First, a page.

Undergraduate Course Catalog 2015-2016
University of New Hampshire at Manchester
Associate Professor: Gary S. Goldstein, Alison K. Paglia, John E. Sparrow
Lecturer: Daniel Seichepine
Psychology is the scientific study of behavior. The UNH Manchester psychology program provides students with a broad background in psychology, introducing them to both the experimental and clinical perspectives in the field. Students majoring in psychology will explore the fundamental principles involved in how people and animals learn and adapt to their environments.
The psychology program, through its independent study and internship programs, offers opportunities for participation in cooperating New Hampshire mental health, human services, and rehabilitation facilities. Students have worked in hospitals, halfway houses, mental health centers, and other agencies. The department also invites guest speakers to discuss important issues in the field and sponsors a Psychology Club.
Psychology graduates find employment as trained research assistants, mental health aides in a wide variety of human services agencies, social welfare caseworkers, teachers in special education programs, and professionals in government, business, and industry. It is normally expected that students who wish to do professional work in the field of psychology will pursue graduate training at the M.A., M.S., Ph.D., or Psy.D. level.
Psychology Program of Study
Students majoring in psychology must complete a minimum of 128 credits, satisfy the University’s Discovery Program and foreign language requirements, and complete 44 credits with a minimum of C- in each course and a 2.0 overall grade-point average in all major requirements.
Transfer students who elect to major in psychology must complete at least 24 credits in the program at UNH/UNH Manchester to qualify for the degree in psychology. Transfer students must earn a total of 44 approved credits for completion of the psychology major. The department’s academic advisers will determine the distribution of these credits. Transfer students should note that courses are allotted only the number of credits granted by the original institution (after adjustments for semester-hour equivalents). Thus, students transferring from an institution at which courses carry less than four credits each must make up for any credit deficit created by acceptance of transfer credits into the psychology major.
Specific course selections should be discussed with the adviser. Exceptions to the requirements for the major require a petition to the department.
A. Three core courses
PSYC 401, Introduction to Psychology; PSYC 402, Statistics in Psychology; and PSYC 502, Research Methods in Psychology
B. Four 500-level breadth courses, as follows:
Group I: Two courses:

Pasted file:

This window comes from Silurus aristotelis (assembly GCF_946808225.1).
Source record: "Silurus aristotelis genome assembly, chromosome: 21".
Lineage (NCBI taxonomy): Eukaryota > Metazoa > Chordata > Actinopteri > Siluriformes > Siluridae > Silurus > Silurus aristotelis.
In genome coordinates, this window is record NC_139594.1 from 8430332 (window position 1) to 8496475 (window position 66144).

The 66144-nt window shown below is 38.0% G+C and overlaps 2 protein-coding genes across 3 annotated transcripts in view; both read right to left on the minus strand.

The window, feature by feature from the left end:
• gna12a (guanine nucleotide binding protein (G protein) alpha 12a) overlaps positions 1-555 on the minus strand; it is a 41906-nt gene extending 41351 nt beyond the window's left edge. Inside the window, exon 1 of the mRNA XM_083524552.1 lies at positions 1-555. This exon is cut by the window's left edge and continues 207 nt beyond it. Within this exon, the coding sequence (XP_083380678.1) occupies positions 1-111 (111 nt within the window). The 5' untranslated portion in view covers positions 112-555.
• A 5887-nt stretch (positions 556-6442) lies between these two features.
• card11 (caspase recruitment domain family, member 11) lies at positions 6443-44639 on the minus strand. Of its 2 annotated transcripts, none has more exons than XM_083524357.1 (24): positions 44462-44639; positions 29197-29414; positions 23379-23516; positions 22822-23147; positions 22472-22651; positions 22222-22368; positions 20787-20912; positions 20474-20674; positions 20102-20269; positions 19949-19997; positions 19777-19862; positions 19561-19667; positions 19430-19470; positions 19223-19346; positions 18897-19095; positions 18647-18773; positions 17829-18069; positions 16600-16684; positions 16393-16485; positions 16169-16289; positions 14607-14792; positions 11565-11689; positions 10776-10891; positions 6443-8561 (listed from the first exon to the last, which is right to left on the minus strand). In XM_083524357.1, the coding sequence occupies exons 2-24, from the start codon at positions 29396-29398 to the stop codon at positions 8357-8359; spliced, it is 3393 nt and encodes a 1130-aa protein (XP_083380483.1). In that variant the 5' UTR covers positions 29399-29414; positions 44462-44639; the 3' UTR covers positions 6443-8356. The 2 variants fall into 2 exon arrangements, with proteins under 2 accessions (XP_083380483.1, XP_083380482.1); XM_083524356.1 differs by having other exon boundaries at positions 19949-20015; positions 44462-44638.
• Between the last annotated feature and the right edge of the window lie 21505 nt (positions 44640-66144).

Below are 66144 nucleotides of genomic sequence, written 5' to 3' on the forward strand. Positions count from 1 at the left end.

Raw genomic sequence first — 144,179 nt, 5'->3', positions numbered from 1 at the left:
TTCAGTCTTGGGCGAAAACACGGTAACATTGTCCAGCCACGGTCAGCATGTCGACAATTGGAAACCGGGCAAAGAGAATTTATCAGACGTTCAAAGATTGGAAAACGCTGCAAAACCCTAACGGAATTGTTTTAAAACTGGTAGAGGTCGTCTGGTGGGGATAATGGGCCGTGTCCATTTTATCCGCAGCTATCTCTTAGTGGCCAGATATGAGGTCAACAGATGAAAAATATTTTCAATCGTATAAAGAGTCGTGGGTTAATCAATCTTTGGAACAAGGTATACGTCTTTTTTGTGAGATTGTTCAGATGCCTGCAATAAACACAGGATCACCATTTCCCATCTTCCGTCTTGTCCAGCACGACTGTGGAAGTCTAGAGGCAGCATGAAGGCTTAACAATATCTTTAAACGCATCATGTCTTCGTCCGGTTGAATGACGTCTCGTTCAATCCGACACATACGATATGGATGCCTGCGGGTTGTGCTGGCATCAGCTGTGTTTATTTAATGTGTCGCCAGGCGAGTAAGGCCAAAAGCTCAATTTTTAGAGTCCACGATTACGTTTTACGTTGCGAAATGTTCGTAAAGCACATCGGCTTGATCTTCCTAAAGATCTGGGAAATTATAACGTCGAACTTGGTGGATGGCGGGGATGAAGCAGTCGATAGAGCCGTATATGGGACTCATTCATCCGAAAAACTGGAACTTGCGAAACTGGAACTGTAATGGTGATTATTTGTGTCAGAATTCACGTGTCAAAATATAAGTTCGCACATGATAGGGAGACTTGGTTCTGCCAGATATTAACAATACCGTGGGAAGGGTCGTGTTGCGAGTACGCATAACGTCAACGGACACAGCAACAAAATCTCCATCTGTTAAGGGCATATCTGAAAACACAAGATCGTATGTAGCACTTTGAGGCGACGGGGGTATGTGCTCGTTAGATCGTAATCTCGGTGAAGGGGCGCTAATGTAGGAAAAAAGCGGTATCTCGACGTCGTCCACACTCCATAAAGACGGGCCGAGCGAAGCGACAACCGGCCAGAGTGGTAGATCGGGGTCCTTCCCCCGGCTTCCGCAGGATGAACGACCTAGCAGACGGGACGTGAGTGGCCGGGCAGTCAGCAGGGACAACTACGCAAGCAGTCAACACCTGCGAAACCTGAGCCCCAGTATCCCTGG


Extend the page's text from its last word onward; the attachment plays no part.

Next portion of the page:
PSYC 511, Sensation and Perception; PSYC 512, Psychology of Primates; PSYC 513, Cognitive Psychology; PSYC 521, Behavior Analysis; PSYC 522, Behaviorism; PSYC 531, Psychobiology
Group II: Two courses:
PSYC 552, Social Psychology; PSYC 553, Personality; PSYC 561, Abnormal Behavior; PSYC 571, Pioneers of Psychology; PSYC 581, Child Development; PSYC 582, Adult Development and Aging
Note: PSYC 522, Behaviorism, may not be used for transfer credit to Durham.
C. Four 700-level depth courses, as follows:
Group I: One or more:
PSYC 702, Advanced Statistics and Research Methodology; PSYC 705, Tests and Measurement; PSYC 710, Visual Perception; PSYC 712, Psychology of Language; PSYC 713, Psychology of Consciousness; PSYC 720, Animal Cognition; PSYC 722, Behaviorism, Culture, and Contemporary Society; PSYC 731, Brain and Behavior; PSYC 733, Drugs and Behavior; PSYC 735, Neurobiology of Mood Disorders; PSYC 737, Behavioral Medicine; PSYC 741, Advanced Topics
Group II: One or more:
PSYC 702, Advanced Statistics and Research Methodology; PSYC 705, Tests and Measurement; PSYC 755, Psychology and Law; PSYC 756, Psychology of Crime and Justice; PSYC 758, Health Psychology; PSYC 762, Counseling; PSYC 763, Community Psychology; PSYC 765, Dysfunctional Families and Therapy; PSYC 771, Psychology in 20th Century Thought and Society; PSYC 780, Prenatal Development and Infancy; PSYC 783, Cognitive Development; PSYC 785, Social Development; PSYC 791, Advanced Topics: Adult Development; PSYC 793, Externship
Note: PSYC 702, Advanced Statistics and Research Methodology, and PSYC 705, Tests and Measurement, may be substituted for a group I or group II course, but they may not both be used to fill the same group.
D. Capstone Requirement:
PSYC 793, Internship, or PSYC 795, Independent Study with UNHM URC presentation or capstone seminar. You may also use any 700-level course as a capstone experience if the professor agrees to let you do so. You will be required to do extra class work or an extra assignment (worked out in advance with the professor) to receive capstone credit.
The Durham psychology major has slightly different requirements. Students who plan to transfer to Durham should consult with their adviser.
For more information about the psychology program, contact Alison Paglia, program coordinator, (603) 641-4103. Or contact the UNH Manchester Office of Admissions at (603) 641-4150, or firstname.lastname@example.org.